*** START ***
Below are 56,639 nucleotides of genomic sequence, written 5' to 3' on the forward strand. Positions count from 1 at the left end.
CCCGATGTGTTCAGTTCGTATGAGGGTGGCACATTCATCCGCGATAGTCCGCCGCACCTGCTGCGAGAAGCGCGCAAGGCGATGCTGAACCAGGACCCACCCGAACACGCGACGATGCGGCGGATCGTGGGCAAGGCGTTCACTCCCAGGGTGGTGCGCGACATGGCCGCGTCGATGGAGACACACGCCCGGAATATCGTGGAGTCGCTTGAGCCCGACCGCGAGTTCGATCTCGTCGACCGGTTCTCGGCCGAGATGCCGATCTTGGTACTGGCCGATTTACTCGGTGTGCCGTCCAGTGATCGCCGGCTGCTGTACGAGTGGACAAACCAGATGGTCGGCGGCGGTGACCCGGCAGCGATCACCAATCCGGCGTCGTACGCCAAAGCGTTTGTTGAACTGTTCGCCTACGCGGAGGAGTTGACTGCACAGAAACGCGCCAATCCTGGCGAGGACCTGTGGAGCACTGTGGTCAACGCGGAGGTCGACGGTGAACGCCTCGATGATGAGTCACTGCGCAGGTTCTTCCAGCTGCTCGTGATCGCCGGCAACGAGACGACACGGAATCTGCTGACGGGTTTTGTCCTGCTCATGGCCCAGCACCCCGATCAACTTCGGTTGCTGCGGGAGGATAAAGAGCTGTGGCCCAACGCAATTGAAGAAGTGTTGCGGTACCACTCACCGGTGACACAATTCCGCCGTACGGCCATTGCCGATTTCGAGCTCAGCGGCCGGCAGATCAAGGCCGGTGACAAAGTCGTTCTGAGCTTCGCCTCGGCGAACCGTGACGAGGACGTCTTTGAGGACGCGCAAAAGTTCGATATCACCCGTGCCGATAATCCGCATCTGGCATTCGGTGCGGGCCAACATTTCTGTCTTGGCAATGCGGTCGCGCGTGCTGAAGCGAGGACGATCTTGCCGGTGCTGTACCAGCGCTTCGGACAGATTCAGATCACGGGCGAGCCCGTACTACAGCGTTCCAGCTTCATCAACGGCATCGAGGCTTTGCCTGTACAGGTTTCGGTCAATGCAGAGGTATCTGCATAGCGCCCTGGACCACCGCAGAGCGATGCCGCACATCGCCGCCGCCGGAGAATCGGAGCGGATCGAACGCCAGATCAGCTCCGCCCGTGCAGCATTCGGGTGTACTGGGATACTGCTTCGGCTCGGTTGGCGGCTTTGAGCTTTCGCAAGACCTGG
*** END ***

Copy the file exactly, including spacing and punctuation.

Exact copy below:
Below are 56,639 nucleotides of genomic sequence, written 5' to 3' on the forward strand. Positions count from 1 at the left end.
CCCGATGTGTTCAGTTCGTATGAGGGTGGCACATTCATCCGCGATAGTCCGCCGCACCTGCTGCGAGAAGCGCGCAAGGCGATGCTGAACCAGGACCCACCCGAACACGCGACGATGCGGCGGATCGTGGGCAAGGCGTTCACTCCCAGGGTGGTGCGCGACATGGCCGCGTCGATGGAGACACACGCCCGGAATATCGTGGAGTCGCTTGAGCCCGACCGCGAGTTCGATCTCGTCGACCGGTTCTCGGCCGAGATGCCGATCTTGGTACTGGCCGATTTACTCGGTGTGCCGTCCAGTGATCGCCGGCTGCTGTACGAGTGGACAAACCAGATGGTCGGCGGCGGTGACCCGGCAGCGATCACCAATCCGGCGTCGTACGCCAAAGCGTTTGTTGAACTGTTCGCCTACGCGGAGGAGTTGACTGCACAGAAACGCGCCAATCCTGGCGAGGACCTGTGGAGCACTGTGGTCAACGCGGAGGTCGACGGTGAACGCCTCGATGATGAGTCACTGCGCAGGTTCTTCCAGCTGCTCGTGATCGCCGGCAACGAGACGACACGGAATCTGCTGACGGGTTTTGTCCTGCTCATGGCCCAGCACCCCGATCAACTTCGGTTGCTGCGGGAGGATAAAGAGCTGTGGCCCAACGCAATTGAAGAAGTGTTGCGGTACCACTCACCGGTGACACAATTCCGCCGTACGGCCATTGCCGATTTCGAGCTCAGCGGCCGGCAGATCAAGGCCGGTGACAAAGTCGTTCTGAGCTTCGCCTCGGCGAACCGTGACGAGGACGTCTTTGAGGACGCGCAAAAGTTCGATATCACCCGTGCCGATAATCCGCATCTGGCATTCGGTGCGGGCCAACATTTCTGTCTTGGCAATGCGGTCGCGCGTGCTGAAGCGAGGACGATCTTGCCGGTGCTGTACCAGCGCTTCGGACAGATTCAGATCACGGGCGAGCCCGTACTACAGCGTTCCAGCTTCATCAACGGCATCGAGGCTTTGCCTGTACAGGTTTCGGTCAATGCAGAGGTATCTGCATAGCGCCCTGGACCACCGCAGAGCGATGCCGCACATCGCCGCCGCCGGAGAATCGGAGCGGATCGAACGCCAGATCAGCTCCGCCCGTGCAGCATTCGGGTGTACTGGGATACTGCTTCGGCTCGGTTGGCGGCTTTGAGCTTTCGCAAGACCTGG